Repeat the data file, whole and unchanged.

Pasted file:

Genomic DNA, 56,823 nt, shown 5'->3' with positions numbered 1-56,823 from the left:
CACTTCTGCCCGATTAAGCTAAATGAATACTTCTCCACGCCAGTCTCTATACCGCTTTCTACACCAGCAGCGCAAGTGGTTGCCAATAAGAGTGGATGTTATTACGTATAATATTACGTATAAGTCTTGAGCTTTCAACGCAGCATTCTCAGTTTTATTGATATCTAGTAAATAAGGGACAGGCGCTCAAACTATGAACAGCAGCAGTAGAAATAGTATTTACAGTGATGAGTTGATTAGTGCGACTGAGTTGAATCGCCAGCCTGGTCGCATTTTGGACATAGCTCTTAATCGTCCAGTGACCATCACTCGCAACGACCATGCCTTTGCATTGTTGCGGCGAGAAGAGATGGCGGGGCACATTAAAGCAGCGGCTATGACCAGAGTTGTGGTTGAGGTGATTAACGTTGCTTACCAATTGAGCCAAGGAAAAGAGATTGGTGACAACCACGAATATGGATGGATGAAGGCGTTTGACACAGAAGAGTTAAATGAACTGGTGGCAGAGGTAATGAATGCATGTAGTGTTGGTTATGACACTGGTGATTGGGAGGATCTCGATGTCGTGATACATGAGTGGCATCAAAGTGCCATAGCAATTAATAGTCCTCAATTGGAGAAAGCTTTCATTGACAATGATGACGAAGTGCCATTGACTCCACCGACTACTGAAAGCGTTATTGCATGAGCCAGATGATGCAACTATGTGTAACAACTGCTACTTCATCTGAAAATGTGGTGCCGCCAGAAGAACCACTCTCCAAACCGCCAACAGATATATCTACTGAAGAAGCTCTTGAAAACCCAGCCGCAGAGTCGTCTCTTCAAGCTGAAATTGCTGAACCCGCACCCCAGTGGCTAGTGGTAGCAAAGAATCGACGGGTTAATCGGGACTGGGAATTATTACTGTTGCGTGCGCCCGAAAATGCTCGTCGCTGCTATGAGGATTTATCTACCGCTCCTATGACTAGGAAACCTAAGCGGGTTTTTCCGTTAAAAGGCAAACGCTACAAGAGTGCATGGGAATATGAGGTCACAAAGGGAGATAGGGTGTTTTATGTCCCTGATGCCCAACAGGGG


Genomic DNA, 56,823 nt, shown 5'->3' with positions numbered 1-56,823 from the left:
CACTTCTGCCCGATTAAGCTAAATGAATACTTCTCCACGCCAGTCTCTATACCGCTTTCTACACCAGCAGCGCAAGTGGTTGCCAATAAGAGTGGATGTTATTACGTATAATATTACGTATAAGTCTTGAGCTTTCAACGCAGCATTCTCAGTTTTATTGATATCTAGTAAATAAGGGACAGGCGCTCAAACTATGAACAGCAGCAGTAGAAATAGTATTTACAGTGATGAGTTGATTAGTGCGACTGAGTTGAATCGCCAGCCTGGTCGCATTTTGGACATAGCTCTTAATCGTCCAGTGACCATCACTCGCAACGACCATGCCTTTGCATTGTTGCGGCGAGAAGAGATGGCGGGGCACATTAAAGCAGCGGCTATGACCAGAGTTGTGGTTGAGGTGATTAACGTTGCTTACCAATTGAGCCAAGGAAAAGAGATTGGTGACAACCACGAATATGGATGGATGAAGGCGTTTGACACAGAAGAGTTAAATGAACTGGTGGCAGAGGTAATGAATGCATGTAGTGTTGGTTATGACACTGGTGATTGGGAGGATCTCGATGTCGTGATACATGAGTGGCATCAAAGTGCCATAGCAATTAATAGTCCTCAATTGGAGAAAGCTTTCATTGACAATGATGACGAAGTGCCATTGACTCCACCGACTACTGAAAGCGTTATTGCATGAGCCAGATGATGCAACTATGTGTAACAACTGCTACTTCATCTGAAAATGTGGTGCCGCCAGAAGAACCACTCTCCAAACCGCCAACAGATATATCTACTGAAGAAGCTCTTGAAAACCCAGCCGCAGAGTCGTCTCTTCAAGCTGAAATTGCTGAACCCGCACCCCAGTGGCTAGTGGTAGCAAAGAATCGACGGGTTAATCGGGACTGGGAATTATTACTGTTGCGTGCGCCCGAAAATGCTCGTCGCTGCTATGAGGATTTATCTACCGCTCCTATGACTAGGAAACCTAAGCGGGTTTTTCCGTTAAAAGGCAAACGCTACAAGAGTGCATGGGAATATGAGGTCACAAAGGGAGATAGGGTGTTTTATGTCCCTGATGCCCAACAGGGG